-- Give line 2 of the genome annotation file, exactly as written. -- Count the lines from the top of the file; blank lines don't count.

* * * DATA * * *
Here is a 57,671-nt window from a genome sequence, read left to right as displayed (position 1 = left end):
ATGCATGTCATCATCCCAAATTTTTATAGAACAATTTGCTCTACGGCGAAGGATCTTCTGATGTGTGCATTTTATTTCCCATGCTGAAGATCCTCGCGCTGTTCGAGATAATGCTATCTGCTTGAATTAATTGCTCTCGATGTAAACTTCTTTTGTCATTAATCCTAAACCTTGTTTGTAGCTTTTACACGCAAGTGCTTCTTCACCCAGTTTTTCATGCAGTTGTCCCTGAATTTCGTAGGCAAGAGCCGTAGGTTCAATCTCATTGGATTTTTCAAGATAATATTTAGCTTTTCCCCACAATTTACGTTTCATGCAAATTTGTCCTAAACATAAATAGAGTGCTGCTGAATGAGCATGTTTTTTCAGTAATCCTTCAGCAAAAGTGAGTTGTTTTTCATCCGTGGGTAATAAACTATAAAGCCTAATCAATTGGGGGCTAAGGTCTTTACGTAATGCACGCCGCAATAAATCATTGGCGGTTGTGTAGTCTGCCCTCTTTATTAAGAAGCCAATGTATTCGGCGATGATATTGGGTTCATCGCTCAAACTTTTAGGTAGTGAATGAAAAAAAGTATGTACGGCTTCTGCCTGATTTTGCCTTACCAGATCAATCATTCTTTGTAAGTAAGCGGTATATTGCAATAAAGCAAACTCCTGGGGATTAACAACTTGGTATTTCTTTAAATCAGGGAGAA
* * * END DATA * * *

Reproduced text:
ATGCATGTCATCATCCCAAATTTTTATAGAACAATTTGCTCTACGGCGAAGGATCTTCTGATGTGTGCATTTTATTTCCCATGCTGAAGATCCTCGCGCTGTTCGAGATAATGCTATCTGCTTGAATTAATTGCTCTCGATGTAAACTTCTTTTGTCATTAATCCTAAACCTTGTTTGTAGCTTTTACACGCAAGTGCTTCTTCACCCAGTTTTTCATGCAGTTGTCCCTGAATTTCGTAGGCAAGAGCCGTAGGTTCAATCTCATTGGATTTTTCAAGATAATATTTAGCTTTTCCCCACAATTTACGTTTCATGCAAATTTGTCCTAAACATAAATAGAGTGCTGCTGAATGAGCATGTTTTTTCAGTAATCCTTCAGCAAAAGTGAGTTGTTTTTCATCCGTGGGTAATAAACTATAAAGCCTAATCAATTGGGGGCTAAGGTCTTTACGTAATGCACGCCGCAATAAATCATTGGCGGTTGTGTAGTCTGCCCTCTTTATTAAGAAGCCAATGTATTCGGCGATGATATTGGGTTCATCGCTCAAACTTTTAGGTAGTGAATGAAAAAAAGTATGTACGGCTTCTGCCTGATTTTGCCTTACCAGATCAATCATTCTTTGTAAGTAAGCGGTATATTGCAATAAAGCAAACTCCTGGGGATTAACAACTTGGTATTTCTTTAAATCAGGGAGAA